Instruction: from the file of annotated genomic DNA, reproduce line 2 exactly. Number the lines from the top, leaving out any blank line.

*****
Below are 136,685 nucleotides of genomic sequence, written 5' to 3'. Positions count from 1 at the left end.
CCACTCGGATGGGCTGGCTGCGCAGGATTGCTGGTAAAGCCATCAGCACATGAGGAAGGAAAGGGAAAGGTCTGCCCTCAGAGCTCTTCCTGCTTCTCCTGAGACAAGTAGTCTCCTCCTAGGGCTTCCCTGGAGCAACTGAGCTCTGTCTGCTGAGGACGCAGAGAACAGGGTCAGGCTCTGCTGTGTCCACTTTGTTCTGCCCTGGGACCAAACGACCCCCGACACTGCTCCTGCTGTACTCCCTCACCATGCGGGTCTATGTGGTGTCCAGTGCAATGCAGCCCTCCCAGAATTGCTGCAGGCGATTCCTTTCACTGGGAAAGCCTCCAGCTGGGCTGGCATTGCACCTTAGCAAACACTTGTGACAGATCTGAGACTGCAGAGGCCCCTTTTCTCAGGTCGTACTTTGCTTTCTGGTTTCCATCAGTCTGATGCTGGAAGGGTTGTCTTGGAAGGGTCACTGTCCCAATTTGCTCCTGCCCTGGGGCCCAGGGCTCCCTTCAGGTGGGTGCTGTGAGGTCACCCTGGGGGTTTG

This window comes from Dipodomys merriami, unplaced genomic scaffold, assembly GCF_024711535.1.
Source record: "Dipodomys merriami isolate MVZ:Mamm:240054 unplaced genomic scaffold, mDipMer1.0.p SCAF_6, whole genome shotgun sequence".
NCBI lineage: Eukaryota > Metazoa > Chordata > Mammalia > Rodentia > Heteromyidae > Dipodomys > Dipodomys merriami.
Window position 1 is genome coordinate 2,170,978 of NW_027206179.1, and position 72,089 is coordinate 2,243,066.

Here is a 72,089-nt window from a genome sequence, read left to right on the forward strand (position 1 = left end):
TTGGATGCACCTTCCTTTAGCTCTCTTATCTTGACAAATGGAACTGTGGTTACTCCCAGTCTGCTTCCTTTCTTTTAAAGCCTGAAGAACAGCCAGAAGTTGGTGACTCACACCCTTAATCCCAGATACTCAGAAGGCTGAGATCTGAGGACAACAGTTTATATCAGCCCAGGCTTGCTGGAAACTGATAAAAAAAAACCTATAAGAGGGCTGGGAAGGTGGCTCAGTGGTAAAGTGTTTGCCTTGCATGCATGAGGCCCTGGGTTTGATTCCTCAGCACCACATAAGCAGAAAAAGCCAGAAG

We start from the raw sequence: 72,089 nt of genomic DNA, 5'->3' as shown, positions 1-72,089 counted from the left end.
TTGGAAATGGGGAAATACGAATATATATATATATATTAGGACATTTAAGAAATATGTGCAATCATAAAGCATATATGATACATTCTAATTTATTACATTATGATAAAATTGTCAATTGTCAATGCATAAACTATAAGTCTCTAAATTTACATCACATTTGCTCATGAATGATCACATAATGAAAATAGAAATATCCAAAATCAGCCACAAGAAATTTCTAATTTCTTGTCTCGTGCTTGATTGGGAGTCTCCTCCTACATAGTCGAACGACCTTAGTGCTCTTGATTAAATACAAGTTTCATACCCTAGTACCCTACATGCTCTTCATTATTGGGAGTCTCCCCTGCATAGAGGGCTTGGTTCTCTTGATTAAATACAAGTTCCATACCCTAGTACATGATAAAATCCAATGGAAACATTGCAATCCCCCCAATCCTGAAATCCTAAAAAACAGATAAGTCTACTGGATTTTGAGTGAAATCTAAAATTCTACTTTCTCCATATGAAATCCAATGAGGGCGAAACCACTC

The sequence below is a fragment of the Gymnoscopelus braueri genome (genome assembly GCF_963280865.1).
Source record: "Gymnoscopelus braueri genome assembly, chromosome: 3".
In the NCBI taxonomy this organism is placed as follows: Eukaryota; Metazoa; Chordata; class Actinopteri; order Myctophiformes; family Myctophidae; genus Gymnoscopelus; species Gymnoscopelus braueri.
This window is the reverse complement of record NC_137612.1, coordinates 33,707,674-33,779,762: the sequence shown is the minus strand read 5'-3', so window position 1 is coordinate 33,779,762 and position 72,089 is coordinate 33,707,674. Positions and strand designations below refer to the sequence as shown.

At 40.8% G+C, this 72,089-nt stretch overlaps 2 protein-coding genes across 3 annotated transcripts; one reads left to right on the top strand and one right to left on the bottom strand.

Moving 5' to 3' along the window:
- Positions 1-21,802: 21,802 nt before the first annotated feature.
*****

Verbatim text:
CCACTCGGATGGGCTGGCTGCGCAGGATTGCTGGTAAAGCCATCAGCACATGAGGAAGGAAAGGGAAAGGTCTGCCCTCAGAGCTCTTCCTGCTTCTCCTGAGACAAGTAGTCTCCTCCTAGGGCTTCCCTGGAGCAACTGAGCTCTGTCTGCTGAGGACGCAGAGAACAGGGTCAGGCTCTGCTGTGTCCACTTTGTTCTGCCCTGGGACCAAACGACCCCCGACACTGCTCCTGCTGTACTCCCTCACCATGCGGGTCTATGTGGTGTCCAGTGCAATGCAGCCCTCCCAGAATTGCTGCAGGCGATTCCTTTCACTGGGAAAGCCTCCAGCTGGGCTGGCATTGCACCTTAGCAAACACTTGTGACAGATCTGAGACTGCAGAGGCCCCTTTTCTCAGGTCGTACTTTGCTTTCTGGTTTCCATCAGTCTGATGCTGGAAGGGTTGTCTTGGAAGGGTCACTGTCCCAATTTGCTCCTGCCCTGGGGCCCAGGGCTCCCTTCAGGTGGGTGCTGTGAGGTCACCCTGGGGGTTTG